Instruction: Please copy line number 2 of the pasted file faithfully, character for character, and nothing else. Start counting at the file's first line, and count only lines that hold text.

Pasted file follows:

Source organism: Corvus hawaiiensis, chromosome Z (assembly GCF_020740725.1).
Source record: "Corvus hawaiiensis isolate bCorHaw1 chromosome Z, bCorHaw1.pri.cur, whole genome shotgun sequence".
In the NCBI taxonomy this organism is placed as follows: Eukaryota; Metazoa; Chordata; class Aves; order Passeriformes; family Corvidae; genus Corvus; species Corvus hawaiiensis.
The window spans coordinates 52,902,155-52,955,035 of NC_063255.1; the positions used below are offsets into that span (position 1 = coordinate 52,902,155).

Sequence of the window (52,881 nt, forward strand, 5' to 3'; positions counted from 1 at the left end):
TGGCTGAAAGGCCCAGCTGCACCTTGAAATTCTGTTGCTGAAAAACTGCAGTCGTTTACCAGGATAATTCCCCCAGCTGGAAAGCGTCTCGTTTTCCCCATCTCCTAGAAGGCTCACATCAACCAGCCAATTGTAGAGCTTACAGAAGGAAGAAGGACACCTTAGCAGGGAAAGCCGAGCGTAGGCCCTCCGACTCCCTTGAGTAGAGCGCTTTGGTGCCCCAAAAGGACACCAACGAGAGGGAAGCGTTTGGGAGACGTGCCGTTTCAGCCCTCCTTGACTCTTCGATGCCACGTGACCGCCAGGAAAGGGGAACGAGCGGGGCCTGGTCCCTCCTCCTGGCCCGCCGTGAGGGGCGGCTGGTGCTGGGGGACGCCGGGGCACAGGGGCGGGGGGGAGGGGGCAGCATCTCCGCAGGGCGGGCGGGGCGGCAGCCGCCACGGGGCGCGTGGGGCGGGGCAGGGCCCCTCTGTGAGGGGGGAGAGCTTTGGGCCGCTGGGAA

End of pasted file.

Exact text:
Source record: "Corvus hawaiiensis isolate bCorHaw1 chromosome Z, bCorHaw1.pri.cur, whole genome shotgun sequence".